Fresh from being Oscar nominated for Best Foreign Language Film, German film ‘Toni Erdmann’ is released in Irish cinemas this month. An examination of the relationship between father and adult daughter, ‘Toni Erdmann’ tells the story of Winfried Conradi (Peter Simonischek), a man who loves a practical joke; painting his face, and putting in false teeth and convincing the postman that he is his own twin brother; a man named Toni Erdmann. When Winifried’s daughter Ines (Sandra Hüller) returns home from Bucharest – where she lives for work – a quietly observed moment makes Winifried realise how little he knows his daughter, so he sets out to try to reconnect with her the only way he knows how; with his alter ego Toni Erdmann.

Movies.ie caught up with director Maren Ade at the Cannes Press Conference of the film, to find out more about ‘Toni Erdmann’ and why she wanted to tell the tale of fathers and daughters.

In the film we hear that family is so complicated. Was that the starting point for the script and for the film?
Maren Ade: Yes I had the wish for a long time to make something about this family topic; about the roles everybody played, about all these ritual things that repeat themselves again and again, and to tell something about the wish to break out of this, to maybe start from zero. I found this father, this jokester, who brought in the possibility to tell this.

How do you write the script? Is it a collaborative process with your actors?
MA: First I work very long on the script, and when it’s almost finished I do a casting, and then, on the basis of the script, the work with the actors starts, and it’s very extensive and very long process too. Usually I leave a time after the casting to make the characters suit what I cast. I think, in that case, there were not so many changes, but I tried to go with them. Also during shooting I rewrote certain things. We had a long process of rehearsing and it is good that [Sandra Hüller and Peter Simonischek] are both theatre actors, very radical theatre actors, so they are used to this process.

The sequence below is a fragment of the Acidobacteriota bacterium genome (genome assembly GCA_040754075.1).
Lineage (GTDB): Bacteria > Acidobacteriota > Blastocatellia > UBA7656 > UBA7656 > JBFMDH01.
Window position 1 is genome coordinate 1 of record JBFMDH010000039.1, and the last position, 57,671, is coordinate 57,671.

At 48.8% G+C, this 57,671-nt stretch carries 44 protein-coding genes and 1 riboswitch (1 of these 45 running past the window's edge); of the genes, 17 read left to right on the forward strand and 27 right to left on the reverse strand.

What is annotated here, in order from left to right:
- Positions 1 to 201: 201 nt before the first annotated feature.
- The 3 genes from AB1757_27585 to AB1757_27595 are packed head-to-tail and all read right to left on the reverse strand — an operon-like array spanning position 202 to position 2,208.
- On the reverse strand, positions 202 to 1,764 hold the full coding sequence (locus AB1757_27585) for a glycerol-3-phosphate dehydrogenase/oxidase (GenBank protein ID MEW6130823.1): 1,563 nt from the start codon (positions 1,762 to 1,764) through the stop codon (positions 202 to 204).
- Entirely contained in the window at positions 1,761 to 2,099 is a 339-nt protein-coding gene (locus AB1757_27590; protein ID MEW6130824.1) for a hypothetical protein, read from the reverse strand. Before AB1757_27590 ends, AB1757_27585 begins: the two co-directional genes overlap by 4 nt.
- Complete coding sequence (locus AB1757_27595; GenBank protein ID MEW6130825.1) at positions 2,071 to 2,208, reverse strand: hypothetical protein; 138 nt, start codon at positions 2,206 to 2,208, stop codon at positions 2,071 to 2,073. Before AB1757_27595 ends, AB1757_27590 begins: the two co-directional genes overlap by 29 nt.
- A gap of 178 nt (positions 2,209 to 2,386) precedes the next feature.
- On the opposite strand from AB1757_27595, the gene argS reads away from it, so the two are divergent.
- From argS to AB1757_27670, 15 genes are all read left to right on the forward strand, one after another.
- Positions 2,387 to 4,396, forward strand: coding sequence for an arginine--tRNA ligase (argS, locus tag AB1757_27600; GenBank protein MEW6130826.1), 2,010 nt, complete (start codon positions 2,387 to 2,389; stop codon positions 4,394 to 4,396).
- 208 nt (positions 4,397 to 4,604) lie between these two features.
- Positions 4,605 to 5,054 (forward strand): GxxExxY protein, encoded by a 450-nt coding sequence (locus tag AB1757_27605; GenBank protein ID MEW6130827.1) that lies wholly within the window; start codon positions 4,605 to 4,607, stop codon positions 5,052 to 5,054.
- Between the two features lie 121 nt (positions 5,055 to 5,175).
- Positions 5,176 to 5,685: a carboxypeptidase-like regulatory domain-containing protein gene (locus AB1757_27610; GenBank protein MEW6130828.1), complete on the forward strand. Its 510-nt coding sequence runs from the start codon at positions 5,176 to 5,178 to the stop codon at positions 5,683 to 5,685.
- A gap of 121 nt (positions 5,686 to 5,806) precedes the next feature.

The film is very subtle and emotionally clear, even though it often veers on the absurd. How did you approach creating this on screen?
MA: I found out during writing that a father/daughter thing is a very emotional topic. There’s a lot of secret aggression, secret longing, secret fears in that, so I could use that very well. The most important thing was to be precise about what happens with the characters, I try to think everything out of the characters so much that it’s maybe sometimes not very likely, but it should always be possible, and that the impulse is perfect, in a way. We worked very hard to have the emotional transparency so that you could understand the inner conflict or the insight of the characters, but on the other side, to be very precise in terms of the story.

The film was so well received at the festival screening, that there was applause when Sandra’s character sang The Greatest Love of All. How does that feel?
MA: I thought about it when editing the film, or even before when we were shooting the Whitney Houston scene, and I thought “Might there be applause?”, and I was not sure how I would like that. I was like “What would that mean?”. It’s a great thing when people applaud your film.

How do you feel about ‘Toni Erdmann’ being a German film at Cannes?
MA: For me, it’s my third film and it’s a great honour. To be here is what you always dream of as a filmmaker. It feels good because I have a feeling that they might give me carte blanche for the next film! [laughs] It feels good because there are so many great directors this year, a lot of them that I like a lot. If I can make the German film industry happy, it’s also good.

Words: Brogen Hayes

‘Toni Erdmann’ is released in Irish cinemas on February 3rd 2017. Watch the trailer below…